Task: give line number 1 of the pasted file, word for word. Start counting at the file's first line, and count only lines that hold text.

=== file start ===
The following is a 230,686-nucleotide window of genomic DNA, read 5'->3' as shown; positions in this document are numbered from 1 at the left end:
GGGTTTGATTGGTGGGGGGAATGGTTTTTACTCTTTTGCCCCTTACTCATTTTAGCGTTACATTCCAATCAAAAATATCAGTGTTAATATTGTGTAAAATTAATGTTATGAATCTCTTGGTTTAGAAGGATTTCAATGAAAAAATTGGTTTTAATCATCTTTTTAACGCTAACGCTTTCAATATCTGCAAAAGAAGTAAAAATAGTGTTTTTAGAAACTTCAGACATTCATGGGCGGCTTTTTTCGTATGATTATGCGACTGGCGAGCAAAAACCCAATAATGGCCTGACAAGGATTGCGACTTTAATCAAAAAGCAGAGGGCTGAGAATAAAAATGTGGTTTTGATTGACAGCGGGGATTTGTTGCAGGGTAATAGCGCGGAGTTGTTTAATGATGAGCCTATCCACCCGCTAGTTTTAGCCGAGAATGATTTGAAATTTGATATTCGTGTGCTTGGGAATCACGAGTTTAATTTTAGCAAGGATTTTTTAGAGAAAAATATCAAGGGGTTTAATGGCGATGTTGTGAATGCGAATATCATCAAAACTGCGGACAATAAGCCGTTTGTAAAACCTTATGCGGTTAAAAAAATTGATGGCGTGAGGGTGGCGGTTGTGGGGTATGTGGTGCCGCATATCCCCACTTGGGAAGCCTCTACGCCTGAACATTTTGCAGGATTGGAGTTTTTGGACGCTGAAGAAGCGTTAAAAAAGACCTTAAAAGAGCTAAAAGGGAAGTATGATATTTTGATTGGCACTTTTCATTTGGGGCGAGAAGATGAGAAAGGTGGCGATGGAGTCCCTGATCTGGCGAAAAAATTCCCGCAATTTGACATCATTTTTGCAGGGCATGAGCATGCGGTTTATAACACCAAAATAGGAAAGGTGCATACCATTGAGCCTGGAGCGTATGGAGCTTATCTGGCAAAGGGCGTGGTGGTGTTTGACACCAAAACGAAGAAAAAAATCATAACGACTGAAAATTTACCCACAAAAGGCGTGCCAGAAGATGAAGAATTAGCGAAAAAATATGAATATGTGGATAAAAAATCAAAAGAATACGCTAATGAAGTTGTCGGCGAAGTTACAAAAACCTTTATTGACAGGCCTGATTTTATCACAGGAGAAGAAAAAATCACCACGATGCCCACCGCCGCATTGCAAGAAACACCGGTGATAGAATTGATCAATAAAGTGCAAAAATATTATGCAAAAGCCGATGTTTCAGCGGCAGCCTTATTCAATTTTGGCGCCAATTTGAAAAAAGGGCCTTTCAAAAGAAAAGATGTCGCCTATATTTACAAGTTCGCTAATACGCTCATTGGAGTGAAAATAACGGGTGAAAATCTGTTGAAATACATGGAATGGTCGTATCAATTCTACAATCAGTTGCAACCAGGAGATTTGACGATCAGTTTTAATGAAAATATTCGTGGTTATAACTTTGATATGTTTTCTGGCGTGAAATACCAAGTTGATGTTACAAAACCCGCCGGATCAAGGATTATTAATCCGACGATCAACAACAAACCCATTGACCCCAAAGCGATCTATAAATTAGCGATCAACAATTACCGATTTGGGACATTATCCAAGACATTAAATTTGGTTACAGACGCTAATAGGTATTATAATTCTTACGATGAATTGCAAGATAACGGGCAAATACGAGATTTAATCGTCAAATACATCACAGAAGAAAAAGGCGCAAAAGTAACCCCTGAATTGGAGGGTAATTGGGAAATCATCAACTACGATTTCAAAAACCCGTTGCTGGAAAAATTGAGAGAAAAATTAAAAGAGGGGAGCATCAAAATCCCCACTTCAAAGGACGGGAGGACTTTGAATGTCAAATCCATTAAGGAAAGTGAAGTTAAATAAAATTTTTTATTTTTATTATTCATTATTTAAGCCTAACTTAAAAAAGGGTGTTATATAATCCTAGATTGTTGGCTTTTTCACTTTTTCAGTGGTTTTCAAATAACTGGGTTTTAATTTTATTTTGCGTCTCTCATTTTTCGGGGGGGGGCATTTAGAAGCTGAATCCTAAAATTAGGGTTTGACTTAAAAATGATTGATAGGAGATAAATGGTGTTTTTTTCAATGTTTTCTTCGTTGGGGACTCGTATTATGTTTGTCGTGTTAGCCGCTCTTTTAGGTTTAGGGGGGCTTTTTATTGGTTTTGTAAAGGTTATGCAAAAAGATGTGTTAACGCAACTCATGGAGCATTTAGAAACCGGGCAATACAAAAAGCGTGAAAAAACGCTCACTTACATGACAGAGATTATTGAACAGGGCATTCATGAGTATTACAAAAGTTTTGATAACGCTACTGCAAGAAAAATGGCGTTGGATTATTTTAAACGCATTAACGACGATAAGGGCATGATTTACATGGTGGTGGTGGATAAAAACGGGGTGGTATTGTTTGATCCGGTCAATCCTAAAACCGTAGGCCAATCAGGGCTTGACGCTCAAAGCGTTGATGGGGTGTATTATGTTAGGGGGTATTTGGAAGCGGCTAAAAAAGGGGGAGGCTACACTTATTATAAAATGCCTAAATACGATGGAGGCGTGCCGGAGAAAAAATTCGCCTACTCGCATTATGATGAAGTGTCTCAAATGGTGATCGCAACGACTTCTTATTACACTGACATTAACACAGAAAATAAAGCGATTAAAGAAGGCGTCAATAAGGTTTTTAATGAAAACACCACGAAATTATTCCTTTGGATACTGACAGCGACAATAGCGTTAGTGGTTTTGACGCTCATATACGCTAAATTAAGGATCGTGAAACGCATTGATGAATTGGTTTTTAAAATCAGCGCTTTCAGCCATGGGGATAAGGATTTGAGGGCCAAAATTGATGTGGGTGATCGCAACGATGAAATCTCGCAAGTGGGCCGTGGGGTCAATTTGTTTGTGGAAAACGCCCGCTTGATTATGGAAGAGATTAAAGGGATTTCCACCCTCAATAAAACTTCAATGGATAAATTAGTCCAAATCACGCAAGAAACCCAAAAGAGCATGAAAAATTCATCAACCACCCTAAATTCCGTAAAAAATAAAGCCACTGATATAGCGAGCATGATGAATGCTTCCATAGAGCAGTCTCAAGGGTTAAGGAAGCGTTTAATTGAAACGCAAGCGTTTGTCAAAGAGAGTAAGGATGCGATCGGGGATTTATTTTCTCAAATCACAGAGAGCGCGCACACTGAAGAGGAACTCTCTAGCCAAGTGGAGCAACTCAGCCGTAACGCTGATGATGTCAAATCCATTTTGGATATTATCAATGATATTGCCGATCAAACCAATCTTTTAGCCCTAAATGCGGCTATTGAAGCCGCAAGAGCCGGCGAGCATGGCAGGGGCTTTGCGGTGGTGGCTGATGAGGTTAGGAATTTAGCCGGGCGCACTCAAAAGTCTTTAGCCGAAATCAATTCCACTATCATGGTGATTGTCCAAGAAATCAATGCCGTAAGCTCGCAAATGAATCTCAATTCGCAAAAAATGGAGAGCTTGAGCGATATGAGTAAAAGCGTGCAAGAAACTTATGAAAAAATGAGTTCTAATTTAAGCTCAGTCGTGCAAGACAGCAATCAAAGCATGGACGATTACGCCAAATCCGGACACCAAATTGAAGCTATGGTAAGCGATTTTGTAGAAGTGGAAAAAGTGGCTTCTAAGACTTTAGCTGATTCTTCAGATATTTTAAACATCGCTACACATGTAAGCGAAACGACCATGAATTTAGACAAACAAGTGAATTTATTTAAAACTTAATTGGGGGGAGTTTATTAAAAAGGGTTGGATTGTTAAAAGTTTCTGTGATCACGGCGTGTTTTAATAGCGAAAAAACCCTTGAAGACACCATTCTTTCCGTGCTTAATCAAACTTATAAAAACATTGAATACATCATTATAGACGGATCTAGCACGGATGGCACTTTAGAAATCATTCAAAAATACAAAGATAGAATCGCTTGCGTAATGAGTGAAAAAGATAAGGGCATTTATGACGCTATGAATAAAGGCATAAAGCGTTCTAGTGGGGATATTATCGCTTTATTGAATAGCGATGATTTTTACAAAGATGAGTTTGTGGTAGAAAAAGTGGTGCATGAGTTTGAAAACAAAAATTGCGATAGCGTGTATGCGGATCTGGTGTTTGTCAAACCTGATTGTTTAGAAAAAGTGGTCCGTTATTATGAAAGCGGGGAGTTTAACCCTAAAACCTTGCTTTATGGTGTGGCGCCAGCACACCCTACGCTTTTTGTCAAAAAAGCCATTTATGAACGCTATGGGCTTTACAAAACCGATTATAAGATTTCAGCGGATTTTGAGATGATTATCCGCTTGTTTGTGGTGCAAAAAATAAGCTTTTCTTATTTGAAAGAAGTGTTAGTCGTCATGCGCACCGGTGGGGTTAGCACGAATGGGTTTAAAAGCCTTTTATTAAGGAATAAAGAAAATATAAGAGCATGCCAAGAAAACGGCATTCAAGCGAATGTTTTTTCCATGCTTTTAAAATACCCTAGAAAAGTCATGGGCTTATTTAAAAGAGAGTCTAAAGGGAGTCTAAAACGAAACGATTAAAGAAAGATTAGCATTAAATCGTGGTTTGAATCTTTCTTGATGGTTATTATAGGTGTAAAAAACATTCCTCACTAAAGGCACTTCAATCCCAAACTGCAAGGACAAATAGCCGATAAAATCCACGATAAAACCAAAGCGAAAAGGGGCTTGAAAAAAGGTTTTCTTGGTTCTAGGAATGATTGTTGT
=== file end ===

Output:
The following is a 230,686-nucleotide window of genomic DNA, read 5'->3' as shown; positions in this document are numbered from 1 at the left end: